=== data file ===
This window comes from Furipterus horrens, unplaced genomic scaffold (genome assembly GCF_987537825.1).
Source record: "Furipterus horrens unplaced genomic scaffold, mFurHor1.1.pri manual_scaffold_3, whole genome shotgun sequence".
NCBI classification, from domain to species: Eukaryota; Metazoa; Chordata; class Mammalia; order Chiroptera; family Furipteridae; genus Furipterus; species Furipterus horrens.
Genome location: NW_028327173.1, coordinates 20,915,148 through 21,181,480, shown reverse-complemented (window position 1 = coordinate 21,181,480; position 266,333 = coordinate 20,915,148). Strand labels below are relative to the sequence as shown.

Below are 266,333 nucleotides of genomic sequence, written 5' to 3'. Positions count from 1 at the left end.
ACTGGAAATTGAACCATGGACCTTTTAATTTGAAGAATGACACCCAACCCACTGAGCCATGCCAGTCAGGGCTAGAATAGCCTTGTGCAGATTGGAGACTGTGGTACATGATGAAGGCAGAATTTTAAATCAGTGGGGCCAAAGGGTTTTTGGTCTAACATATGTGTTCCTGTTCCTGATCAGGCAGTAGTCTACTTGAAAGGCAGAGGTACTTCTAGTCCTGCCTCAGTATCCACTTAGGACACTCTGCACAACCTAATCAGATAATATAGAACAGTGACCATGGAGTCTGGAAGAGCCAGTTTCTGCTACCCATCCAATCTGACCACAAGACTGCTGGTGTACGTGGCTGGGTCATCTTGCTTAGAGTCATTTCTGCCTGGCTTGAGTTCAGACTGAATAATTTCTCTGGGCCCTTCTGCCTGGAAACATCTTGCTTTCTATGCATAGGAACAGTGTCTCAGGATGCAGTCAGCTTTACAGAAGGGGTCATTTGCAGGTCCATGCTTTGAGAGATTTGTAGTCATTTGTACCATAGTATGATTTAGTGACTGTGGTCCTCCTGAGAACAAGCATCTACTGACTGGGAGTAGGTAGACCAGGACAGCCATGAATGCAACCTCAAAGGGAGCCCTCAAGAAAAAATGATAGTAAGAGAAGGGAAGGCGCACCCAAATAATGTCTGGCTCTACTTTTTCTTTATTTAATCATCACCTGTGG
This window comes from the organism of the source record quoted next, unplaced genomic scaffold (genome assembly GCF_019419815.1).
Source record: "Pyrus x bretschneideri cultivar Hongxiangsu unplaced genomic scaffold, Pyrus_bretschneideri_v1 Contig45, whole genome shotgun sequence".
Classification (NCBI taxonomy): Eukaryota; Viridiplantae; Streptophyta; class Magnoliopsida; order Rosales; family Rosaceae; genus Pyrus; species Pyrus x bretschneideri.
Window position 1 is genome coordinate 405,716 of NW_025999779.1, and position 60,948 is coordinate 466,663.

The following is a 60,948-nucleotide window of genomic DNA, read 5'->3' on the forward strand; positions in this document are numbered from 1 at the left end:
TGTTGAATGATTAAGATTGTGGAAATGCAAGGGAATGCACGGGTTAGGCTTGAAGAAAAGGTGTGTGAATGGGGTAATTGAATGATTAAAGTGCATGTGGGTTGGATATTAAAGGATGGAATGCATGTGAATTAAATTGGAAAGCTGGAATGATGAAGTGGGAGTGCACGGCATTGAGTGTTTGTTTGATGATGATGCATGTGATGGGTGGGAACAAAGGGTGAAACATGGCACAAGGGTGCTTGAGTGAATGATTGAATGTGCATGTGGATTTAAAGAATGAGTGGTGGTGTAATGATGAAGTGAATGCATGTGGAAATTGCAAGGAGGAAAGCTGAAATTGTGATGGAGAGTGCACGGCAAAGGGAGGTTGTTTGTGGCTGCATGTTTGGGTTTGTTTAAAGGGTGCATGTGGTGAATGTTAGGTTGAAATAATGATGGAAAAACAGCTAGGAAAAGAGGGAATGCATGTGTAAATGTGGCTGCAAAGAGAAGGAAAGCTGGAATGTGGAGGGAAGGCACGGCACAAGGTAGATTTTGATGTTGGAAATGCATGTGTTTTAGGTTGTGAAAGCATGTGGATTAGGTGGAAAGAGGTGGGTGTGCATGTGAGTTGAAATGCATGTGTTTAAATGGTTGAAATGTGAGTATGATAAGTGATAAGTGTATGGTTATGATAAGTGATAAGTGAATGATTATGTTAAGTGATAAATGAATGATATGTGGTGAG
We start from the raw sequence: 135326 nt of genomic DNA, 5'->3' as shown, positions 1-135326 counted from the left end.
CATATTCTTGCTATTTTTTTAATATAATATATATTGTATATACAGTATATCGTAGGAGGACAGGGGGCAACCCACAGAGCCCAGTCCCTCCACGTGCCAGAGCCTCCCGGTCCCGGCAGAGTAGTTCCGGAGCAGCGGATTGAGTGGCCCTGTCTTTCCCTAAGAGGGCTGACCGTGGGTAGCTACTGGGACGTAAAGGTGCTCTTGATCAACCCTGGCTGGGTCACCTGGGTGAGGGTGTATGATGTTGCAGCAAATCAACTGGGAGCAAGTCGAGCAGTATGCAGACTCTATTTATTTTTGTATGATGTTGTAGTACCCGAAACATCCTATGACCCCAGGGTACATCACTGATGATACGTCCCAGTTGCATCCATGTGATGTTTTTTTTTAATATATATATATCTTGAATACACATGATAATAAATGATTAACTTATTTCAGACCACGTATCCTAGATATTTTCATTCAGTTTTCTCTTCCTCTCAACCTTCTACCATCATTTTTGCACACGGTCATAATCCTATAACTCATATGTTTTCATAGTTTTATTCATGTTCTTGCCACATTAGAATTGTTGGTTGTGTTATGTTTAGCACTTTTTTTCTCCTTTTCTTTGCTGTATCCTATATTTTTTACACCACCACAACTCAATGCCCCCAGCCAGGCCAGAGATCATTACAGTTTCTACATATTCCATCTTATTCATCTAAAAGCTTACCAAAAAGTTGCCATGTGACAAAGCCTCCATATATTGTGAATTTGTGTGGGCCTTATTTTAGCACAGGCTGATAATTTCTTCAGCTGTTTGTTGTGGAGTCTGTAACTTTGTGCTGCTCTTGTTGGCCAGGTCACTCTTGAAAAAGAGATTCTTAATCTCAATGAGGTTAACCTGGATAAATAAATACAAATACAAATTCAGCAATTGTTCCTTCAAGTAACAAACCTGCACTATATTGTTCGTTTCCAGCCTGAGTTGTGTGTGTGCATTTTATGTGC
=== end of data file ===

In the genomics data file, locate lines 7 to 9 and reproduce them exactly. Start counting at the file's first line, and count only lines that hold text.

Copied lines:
This window comes from the organism of the source record quoted next, unplaced genomic scaffold (genome assembly GCF_019419815.1).
Source record: "Pyrus x bretschneideri cultivar Hongxiangsu unplaced genomic scaffold, Pyrus_bretschneideri_v1 Contig45, whole genome shotgun sequence".
Classification (NCBI taxonomy): Eukaryota; Viridiplantae; Streptophyta; class Magnoliopsida; order Rosales; family Rosaceae; genus Pyrus; species Pyrus x bretschneideri.